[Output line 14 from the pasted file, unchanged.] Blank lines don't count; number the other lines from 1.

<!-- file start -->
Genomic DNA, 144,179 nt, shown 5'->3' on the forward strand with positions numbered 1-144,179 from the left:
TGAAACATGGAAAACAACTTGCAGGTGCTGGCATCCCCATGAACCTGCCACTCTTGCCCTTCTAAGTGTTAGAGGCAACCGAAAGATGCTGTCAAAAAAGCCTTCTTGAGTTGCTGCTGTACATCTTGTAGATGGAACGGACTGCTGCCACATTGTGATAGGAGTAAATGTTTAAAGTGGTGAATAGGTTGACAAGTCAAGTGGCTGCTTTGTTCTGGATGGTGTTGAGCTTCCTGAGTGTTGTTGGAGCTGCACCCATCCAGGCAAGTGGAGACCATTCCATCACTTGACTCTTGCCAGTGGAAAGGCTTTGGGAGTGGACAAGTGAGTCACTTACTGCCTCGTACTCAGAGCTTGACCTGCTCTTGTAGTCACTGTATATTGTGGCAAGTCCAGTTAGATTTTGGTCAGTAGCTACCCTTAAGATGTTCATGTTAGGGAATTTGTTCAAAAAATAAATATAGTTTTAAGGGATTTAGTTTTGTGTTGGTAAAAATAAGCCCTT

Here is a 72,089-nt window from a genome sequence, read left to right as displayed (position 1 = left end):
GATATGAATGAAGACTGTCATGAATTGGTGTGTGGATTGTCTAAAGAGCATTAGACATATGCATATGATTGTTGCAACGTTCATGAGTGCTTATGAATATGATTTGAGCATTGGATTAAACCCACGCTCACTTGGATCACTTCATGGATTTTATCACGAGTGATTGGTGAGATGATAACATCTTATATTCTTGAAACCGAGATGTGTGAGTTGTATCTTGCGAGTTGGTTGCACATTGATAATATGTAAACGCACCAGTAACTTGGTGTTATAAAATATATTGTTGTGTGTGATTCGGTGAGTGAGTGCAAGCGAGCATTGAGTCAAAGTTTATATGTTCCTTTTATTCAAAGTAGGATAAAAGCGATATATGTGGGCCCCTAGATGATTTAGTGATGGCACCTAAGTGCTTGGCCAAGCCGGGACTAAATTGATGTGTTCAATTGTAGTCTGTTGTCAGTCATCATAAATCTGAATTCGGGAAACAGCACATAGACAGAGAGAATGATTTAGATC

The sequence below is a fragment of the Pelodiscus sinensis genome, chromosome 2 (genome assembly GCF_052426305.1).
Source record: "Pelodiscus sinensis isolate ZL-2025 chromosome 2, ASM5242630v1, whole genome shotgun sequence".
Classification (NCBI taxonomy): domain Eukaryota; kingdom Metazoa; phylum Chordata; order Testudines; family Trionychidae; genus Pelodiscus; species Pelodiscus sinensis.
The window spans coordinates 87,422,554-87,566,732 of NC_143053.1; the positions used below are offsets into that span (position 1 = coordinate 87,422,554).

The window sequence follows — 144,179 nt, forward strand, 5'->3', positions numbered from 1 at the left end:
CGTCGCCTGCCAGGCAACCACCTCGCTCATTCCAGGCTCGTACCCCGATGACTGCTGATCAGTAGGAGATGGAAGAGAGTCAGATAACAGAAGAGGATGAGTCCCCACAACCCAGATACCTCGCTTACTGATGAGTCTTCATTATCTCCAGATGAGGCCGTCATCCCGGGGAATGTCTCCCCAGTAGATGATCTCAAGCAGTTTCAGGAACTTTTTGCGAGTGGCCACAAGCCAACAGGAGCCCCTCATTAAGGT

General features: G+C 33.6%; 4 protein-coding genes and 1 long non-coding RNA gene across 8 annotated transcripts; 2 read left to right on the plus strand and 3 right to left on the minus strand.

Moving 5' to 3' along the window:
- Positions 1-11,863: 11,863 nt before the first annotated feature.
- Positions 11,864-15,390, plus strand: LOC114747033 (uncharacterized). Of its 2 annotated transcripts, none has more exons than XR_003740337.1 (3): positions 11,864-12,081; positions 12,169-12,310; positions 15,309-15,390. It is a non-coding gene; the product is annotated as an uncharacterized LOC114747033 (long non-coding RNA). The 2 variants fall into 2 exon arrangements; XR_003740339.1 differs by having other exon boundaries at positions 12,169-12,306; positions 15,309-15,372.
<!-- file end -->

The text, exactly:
- Positions 11,864-15,390, plus strand: LOC114747033 (uncharacterized). Of its 2 annotated transcripts, none has more exons than XR_003740337.1 (3): positions 11,864-12,081; positions 12,169-12,310; positions 15,309-15,390. It is a non-coding gene; the product is annotated as an uncharacterized LOC114747033 (long non-coding RNA). The 2 variants fall into 2 exon arrangements; XR_003740339.1 differs by having other exon boundaries at positions 12,169-12,306; positions 15,309-15,372.